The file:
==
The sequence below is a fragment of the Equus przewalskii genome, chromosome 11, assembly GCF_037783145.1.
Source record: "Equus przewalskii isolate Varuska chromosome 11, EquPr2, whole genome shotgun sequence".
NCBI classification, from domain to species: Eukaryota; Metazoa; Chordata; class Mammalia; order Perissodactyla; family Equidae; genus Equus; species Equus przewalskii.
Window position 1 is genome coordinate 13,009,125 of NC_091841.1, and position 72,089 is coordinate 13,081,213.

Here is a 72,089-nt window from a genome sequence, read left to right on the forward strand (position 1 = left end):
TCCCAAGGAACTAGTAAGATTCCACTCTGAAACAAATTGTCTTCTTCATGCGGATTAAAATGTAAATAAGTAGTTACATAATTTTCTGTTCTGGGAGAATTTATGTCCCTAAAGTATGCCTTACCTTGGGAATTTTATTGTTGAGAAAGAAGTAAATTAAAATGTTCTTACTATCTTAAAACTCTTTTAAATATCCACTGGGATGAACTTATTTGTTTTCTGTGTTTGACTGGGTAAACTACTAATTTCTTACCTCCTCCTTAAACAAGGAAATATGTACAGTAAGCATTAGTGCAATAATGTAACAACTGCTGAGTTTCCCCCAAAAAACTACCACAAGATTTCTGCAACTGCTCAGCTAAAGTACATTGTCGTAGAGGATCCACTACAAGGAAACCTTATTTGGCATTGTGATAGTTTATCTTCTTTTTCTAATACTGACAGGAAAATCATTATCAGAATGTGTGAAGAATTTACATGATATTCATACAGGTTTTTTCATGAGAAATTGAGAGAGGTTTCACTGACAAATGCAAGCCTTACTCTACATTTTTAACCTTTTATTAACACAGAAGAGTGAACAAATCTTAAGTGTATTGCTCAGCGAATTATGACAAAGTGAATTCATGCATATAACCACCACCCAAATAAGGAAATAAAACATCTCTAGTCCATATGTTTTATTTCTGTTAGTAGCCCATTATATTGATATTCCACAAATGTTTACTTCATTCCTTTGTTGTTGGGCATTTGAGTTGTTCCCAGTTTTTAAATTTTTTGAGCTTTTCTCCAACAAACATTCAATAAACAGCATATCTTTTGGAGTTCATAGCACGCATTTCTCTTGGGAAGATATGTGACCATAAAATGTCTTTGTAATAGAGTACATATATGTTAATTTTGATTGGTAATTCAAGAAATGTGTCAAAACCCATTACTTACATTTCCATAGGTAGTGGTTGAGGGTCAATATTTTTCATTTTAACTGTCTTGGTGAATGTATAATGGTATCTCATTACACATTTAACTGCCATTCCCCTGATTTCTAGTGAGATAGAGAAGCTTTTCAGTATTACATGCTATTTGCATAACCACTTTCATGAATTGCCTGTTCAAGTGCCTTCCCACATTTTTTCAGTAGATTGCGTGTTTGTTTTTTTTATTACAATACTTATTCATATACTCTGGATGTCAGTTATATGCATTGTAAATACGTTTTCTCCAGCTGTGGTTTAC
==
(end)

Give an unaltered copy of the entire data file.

The sequence below is a fragment of the Equus przewalskii genome, chromosome 11, assembly GCF_037783145.1.
Source record: "Equus przewalskii isolate Varuska chromosome 11, EquPr2, whole genome shotgun sequence".
NCBI classification, from domain to species: Eukaryota; Metazoa; Chordata; class Mammalia; order Perissodactyla; family Equidae; genus Equus; species Equus przewalskii.
Window position 1 is genome coordinate 13,009,125 of NC_091841.1, and position 72,089 is coordinate 13,081,213.

Here is a 72,089-nt window from a genome sequence, read left to right on the forward strand (position 1 = left end):
TCCCAAGGAACTAGTAAGATTCCACTCTGAAACAAATTGTCTTCTTCATGCGGATTAAAATGTAAATAAGTAGTTACATAATTTTCTGTTCTGGGAGAATTTATGTCCCTAAAGTATGCCTTACCTTGGGAATTTTATTGTTGAGAAAGAAGTAAATTAAAATGTTCTTACTATCTTAAAACTCTTTTAAATATCCACTGGGATGAACTTATTTGTTTTCTGTGTTTGACTGGGTAAACTACTAATTTCTTACCTCCTCCTTAAACAAGGAAATATGTACAGTAAGCATTAGTGCAATAATGTAACAACTGCTGAGTTTCCCCCAAAAAACTACCACAAGATTTCTGCAACTGCTCAGCTAAAGTACATTGTCGTAGAGGATCCACTACAAGGAAACCTTATTTGGCATTGTGATAGTTTATCTTCTTTTTCTAATACTGACAGGAAAATCATTATCAGAATGTGTGAAGAATTTACATGATATTCATACAGGTTTTTTCATGAGAAATTGAGAGAGGTTTCACTGACAAATGCAAGCCTTACTCTACATTTTTAACCTTTTATTAACACAGAAGAGTGAACAAATCTTAAGTGTATTGCTCAGCGAATTATGACAAAGTGAATTCATGCATATAACCACCACCCAAATAAGGAAATAAAACATCTCTAGTCCATATGTTTTATTTCTGTTAGTAGCCCATTATATTGATATTCCACAAATGTTTACTTCATTCCTTTGTTGTTGGGCATTTGAGTTGTTCCCAGTTTTTAAATTTTTTGAGCTTTTCTCCAACAAACATTCAATAAACAGCATATCTTTTGGAGTTCATAGCACGCATTTCTCTTGGGAAGATATGTGACCATAAAATGTCTTTGTAATAGAGTACATATATGTTAATTTTGATTGGTAATTCAAGAAATGTGTCAAAACCCATTACTTACATTTCCATAGGTAGTGGTTGAGGGTCAATATTTTTCATTTTAACTGTCTTGGTGAATGTATAATGGTATCTCATTACACATTTAACTGCCATTCCCCTGATTTCTAGTGAGATAGAGAAGCTTTTCAGTATTACATGCTATTTGCATAACCACTTTCATGAATTGCCTGTTCAAGTGCCTTCCCACATTTTTTCAGTAGATTGCGTGTTTGTTTTTTTTATTACAATACTTATTCATATACTCTGGATGTCAGTTATATGCATTGTAAATACGTTTTCTCCAGCTGTGGTTTAC